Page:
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World energy consumption to rise

Hydrocarbon Engineering,

In a recent report, Annual Energy Outlook 2013, the US Energy Information Administration (EIA) has outlined that world energy consumption will increase 56% by 2040 as a result of Asian demand growth.

EIA Administrator, Adam Sieminski, said in a press release: ‘Rising prosperity in China and India is a major factor in the outlook for global energy demand. These two countries combined account for half of the world’s total increase in energy use through 2040’.

Fossil fuels will account for 80% of all energy supply. Gas was highlighted as the fastest growing fuel; global consumption will rise by 1.7%/y. Overall gas consumption is expected to increase by approximately 65%, and global energy consumption is anticipated to rise to 185 trillion ft3 by 2040.

The US and Russia are forecast to increase gas production by approximately 340 billion m3 each, and account for nearly one third of the total increase in world gas production between them. Russia’s production growth is mainly stimulated by development of resources in the Arctic and eastern regions of the country, while most US production growth comes from shale resources.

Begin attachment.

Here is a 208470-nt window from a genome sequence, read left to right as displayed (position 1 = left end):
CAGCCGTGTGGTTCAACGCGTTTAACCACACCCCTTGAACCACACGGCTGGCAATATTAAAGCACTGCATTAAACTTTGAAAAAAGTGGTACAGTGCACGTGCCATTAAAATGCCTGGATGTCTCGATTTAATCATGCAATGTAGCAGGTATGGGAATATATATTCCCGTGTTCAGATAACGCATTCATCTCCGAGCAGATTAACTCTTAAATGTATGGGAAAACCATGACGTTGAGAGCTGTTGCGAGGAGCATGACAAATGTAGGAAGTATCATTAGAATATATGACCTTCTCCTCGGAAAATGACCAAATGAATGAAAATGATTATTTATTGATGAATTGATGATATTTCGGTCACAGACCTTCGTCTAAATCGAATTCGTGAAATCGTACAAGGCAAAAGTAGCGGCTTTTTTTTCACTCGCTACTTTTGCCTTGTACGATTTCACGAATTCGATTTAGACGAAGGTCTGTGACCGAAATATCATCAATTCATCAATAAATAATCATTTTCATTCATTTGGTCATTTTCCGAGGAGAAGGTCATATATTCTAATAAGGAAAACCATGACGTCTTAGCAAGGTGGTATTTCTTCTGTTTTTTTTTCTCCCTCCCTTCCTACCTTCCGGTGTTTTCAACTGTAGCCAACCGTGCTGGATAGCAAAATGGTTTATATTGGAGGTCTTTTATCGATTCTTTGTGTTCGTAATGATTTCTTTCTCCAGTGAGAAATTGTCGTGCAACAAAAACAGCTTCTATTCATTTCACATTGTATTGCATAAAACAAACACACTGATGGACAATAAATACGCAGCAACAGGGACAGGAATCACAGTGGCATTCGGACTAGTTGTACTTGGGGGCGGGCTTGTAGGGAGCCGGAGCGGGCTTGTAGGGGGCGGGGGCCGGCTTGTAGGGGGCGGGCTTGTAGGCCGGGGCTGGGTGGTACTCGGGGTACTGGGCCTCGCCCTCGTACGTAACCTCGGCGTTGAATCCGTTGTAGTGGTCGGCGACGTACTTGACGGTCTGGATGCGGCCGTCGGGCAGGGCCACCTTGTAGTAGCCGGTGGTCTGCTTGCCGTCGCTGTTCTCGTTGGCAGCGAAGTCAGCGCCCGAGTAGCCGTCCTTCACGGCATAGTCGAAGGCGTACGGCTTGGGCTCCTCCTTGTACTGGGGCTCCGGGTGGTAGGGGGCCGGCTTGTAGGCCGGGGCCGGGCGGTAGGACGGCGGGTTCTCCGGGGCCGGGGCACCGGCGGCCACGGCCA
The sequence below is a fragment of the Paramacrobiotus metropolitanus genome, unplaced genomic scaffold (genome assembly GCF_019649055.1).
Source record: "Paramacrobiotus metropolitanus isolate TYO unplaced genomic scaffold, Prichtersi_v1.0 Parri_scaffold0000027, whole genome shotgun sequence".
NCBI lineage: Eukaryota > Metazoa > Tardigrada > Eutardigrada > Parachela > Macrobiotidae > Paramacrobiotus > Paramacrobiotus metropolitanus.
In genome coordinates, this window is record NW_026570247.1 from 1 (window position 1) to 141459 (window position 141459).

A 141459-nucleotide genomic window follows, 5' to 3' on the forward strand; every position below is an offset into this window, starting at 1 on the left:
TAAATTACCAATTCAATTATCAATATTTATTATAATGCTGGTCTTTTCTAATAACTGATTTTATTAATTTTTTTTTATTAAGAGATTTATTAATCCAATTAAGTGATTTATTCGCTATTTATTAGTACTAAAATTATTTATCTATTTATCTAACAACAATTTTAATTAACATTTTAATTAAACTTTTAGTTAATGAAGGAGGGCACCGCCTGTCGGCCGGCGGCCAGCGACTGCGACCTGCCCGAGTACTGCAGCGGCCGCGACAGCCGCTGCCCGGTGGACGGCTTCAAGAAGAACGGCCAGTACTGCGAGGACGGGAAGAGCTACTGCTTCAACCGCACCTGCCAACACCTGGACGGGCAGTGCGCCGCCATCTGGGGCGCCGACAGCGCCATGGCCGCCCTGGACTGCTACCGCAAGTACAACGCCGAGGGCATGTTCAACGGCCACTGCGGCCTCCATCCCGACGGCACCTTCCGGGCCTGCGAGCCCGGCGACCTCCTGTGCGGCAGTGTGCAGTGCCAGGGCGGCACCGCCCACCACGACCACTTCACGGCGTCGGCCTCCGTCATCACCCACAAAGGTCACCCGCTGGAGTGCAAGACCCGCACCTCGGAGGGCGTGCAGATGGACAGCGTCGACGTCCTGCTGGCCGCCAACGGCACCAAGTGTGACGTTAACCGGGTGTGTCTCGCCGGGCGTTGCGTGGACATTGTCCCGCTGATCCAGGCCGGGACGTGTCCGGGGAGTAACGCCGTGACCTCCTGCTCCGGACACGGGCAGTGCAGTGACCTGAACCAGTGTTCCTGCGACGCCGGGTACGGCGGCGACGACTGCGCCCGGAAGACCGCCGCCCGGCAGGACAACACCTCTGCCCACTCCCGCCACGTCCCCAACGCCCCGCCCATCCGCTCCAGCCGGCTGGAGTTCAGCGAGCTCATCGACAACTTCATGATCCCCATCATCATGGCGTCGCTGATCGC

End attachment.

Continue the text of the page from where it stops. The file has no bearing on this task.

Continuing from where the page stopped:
Global trade in both pipeline and LNG is also projected to increase, with global LNG trade doubling from approximately 280 billion m3 in 2010 to approximately 570 billion m3 in 2040.

US moves to exporter

US domestic gas supply is anticipated to increase by 1.3%/y, outpacing domestic consumption by 2019. As gas prices decline, it is predicted that the need for LNG and pipeline imports will also decrease.

Meanwhile, US gas exports are expected to increase to 100 billion m3 in 2040. This growth has been attributed to pipeline exports to Mexico and LNG exports.

The US is expected to become a net exporter of LNG by 2016, increasing to 45 billion m3/y by 2027.

However, new production capacity from foreign countries could affect future LNG export projections. The EIA report makes no reference to the Department of Energy’s delay in approving licenses for LNG projects to export LNG, which could potentially hamper the country in the global race to secure supply contracts.

Adapted from press release by Emma McAleavey.

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